A former clerk with Advance Wholesalers in Bulawayo was ordered to repay his former employers $75 325.26 which he defrauded the company during his Five-year employment.
Judge Muchechetere, who presided over the case also ordered the former clerk, Revijio Chamunorwa, to pay the court costs because his case was so weak that he should not have dragged the parties to court.
Advance Wholesalers had initially claimed $254 000 but the amount was reduced to just over $75 000 because the company has been able to recover the bulk of the money.
Agreed facts were that between February 1983 and February 1987 goods valued at $487 836.86 fraudulently disappeared from Advance Wholesalers. The wholesalers said Chamunorwa who was employed as a posting and reconciliation clerk, was responsible.
The fraud was only discovered after Chamunorwa had left the company when one of the credit customers who was said to owe Advance Wholesalers money proved that he had paid his bills.
The customer produced an invoice and a receipt to prove he had paid the amount he was reported to be owing but the company could find no records of the payment in its books.
This led to investigations which revealed that the company had lost nearly half a million dollars through falsifications. Through careful piecing together of documents Advance Wholesalers managed to trace most of the customers who had benefitted from the falsifications.
When they were confronted most of the customers paid and others were taken to court but this still left an amount of $75 325.26 unaccounted for.
Advance Wholesalers managing director, Eugene Gordon, said the falsifications only occurred when Chamunorwa was present. During his five year period of employment, Gordon said, Chamunorwa always took his leave in the middle of the month and made sure he was back at work at the end of the month to do reconciliations and compiling invoices.
Chamunorwa, he said, went on leave from July 4 to July 23, 1983, September 3 to September 22, 19984, September 9 to September 28, 1985 and August 4 to August 21, 1986.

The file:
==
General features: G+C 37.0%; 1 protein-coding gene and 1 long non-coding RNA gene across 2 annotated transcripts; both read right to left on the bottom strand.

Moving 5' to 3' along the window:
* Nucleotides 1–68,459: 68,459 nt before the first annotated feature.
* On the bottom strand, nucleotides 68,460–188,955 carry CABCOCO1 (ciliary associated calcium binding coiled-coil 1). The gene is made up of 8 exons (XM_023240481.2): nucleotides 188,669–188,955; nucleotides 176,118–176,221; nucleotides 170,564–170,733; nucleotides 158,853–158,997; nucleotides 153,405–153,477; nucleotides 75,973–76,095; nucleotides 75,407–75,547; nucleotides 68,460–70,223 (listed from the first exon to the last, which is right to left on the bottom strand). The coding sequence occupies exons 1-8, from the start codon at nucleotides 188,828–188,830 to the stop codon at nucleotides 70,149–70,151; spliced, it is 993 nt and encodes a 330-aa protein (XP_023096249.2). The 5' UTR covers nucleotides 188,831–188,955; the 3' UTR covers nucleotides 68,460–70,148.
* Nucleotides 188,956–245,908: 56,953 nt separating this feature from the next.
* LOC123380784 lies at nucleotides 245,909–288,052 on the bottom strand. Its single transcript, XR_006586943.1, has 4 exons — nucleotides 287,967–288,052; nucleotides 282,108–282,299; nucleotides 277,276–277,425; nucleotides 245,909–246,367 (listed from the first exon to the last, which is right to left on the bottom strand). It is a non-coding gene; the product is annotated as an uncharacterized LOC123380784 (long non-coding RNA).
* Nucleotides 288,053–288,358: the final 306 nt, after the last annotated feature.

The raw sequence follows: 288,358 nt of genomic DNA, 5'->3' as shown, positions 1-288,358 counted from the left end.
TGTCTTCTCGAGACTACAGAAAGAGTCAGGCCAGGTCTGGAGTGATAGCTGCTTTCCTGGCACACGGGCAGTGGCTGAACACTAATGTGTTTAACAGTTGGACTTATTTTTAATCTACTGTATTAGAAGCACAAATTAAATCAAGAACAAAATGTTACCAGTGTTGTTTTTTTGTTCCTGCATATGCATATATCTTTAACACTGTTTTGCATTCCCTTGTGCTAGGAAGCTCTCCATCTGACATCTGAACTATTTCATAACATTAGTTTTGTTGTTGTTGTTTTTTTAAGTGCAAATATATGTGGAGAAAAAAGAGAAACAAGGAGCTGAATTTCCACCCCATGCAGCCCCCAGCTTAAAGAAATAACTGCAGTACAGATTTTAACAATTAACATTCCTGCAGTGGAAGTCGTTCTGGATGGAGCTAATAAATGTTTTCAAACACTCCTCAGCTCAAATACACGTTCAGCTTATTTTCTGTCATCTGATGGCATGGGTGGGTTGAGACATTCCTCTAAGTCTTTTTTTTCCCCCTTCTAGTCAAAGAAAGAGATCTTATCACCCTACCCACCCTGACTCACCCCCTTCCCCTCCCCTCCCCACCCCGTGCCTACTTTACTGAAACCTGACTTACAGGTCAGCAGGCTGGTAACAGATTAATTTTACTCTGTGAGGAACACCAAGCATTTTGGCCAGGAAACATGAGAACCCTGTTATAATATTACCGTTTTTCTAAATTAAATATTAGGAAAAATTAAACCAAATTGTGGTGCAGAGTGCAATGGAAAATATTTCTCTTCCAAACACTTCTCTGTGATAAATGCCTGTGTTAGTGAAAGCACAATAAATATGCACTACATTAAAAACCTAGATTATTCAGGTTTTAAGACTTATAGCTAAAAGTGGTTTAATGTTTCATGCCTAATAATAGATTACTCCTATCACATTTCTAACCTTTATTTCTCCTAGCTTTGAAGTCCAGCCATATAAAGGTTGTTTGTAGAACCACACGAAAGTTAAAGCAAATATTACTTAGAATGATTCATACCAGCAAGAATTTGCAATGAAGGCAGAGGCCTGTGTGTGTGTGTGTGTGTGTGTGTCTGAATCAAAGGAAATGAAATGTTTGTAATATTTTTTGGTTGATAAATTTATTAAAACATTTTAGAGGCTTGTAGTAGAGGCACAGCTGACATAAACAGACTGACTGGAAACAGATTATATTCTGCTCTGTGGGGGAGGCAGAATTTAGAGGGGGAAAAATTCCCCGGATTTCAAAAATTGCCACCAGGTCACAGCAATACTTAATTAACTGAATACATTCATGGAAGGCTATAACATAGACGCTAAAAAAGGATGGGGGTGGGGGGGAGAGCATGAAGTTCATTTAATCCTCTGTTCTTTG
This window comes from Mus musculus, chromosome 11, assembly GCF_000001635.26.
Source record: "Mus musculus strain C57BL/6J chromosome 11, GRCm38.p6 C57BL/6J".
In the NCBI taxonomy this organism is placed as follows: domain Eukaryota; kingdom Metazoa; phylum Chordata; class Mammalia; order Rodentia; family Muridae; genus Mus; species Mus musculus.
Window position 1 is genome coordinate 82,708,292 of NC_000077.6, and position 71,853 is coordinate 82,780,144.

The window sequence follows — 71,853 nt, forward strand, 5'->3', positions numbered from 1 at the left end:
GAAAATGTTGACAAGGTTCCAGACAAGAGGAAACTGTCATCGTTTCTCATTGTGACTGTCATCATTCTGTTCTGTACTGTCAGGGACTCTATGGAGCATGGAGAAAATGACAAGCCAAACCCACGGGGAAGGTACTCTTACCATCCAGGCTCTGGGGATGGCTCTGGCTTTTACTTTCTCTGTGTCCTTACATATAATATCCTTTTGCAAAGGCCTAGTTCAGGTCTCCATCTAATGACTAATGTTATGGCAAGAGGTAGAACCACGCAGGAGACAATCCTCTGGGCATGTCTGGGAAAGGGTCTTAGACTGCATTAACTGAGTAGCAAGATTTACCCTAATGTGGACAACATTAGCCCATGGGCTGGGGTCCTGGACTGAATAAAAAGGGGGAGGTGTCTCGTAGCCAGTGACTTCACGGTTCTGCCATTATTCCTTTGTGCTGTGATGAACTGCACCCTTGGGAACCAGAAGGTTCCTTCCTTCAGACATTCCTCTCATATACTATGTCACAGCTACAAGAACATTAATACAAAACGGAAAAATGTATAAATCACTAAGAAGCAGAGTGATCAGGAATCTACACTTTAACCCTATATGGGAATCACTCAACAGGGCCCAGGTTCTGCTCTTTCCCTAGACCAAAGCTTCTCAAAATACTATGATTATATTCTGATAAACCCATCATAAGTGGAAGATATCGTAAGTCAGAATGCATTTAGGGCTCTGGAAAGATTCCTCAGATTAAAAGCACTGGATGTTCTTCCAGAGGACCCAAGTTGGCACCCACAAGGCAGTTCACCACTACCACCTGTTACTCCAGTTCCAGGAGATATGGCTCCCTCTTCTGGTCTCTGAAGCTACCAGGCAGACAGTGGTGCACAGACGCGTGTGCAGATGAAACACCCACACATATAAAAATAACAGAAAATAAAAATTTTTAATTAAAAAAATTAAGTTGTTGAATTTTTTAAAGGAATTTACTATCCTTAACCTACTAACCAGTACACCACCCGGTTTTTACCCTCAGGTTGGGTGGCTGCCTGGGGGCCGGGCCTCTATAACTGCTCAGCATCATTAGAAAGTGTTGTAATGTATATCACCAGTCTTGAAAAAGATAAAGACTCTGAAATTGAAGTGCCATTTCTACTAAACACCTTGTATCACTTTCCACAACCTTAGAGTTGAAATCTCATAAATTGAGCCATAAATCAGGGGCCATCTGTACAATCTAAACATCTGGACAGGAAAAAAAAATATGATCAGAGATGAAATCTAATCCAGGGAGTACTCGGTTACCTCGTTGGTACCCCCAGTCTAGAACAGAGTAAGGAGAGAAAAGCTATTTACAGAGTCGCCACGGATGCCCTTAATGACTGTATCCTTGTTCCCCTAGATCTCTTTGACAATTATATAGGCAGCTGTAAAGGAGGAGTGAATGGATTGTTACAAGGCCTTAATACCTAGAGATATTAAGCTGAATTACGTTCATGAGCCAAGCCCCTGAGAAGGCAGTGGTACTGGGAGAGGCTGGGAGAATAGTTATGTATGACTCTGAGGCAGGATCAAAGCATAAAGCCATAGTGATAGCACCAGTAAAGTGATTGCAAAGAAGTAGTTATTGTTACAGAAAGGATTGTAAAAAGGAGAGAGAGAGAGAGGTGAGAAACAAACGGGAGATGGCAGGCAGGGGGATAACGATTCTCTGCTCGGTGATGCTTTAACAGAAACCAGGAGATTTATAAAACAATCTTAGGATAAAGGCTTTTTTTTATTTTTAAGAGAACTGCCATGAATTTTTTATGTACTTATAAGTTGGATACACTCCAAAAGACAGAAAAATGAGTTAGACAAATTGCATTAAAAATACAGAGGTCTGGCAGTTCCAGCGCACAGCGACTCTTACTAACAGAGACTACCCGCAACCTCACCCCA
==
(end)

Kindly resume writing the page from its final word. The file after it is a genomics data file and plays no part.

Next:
Gordon also said Chamunorwa’s style of living was evidence that he benefited from the falsifications. With a salary of $650 a month Chamunorwa had two cars, a house in Matsheumhlope that was paid up and luxurious furniture.
His children went to a private school. He was never short of money, lending some to most of his co-workers.
“Generally he lived a flamboyant lifestyle and rubbed shoulders with important politicians -he was a ZANU-PF party official,” the court was told.
Gordon also said Chamunorwa was friendly to most of those who benefitted and even became a partner in business with one of the customers.
In 1987, however, Chamunorwa became lax in his work and when Gordon warned him to improve his performance or else his job would no longer be secure, Chamunorwa resigned, Gordon said.
Chamunorwa said he was not responsible for the disappearance of the money and said it was his association with ZANU-PF that led to disagreement between him and his employer.
He said Gordon accused him of being a sell-out because he belonged to ZANU-PF. It was this bad blood between them that led Gordon to take him to court.
He said no missing invoices had ever been found during his period of employment nor had he ever been caught with a missing invoice. While he was still employed none of the customers had come forward to testify that they had given him any money for falsifying the documents.
Chamunorwa also said he was not friendly to any of the customers as most of them were at that time members of PF-ZAPU while he was a member of ZANU-PF. There was therefore little contact between them except on business.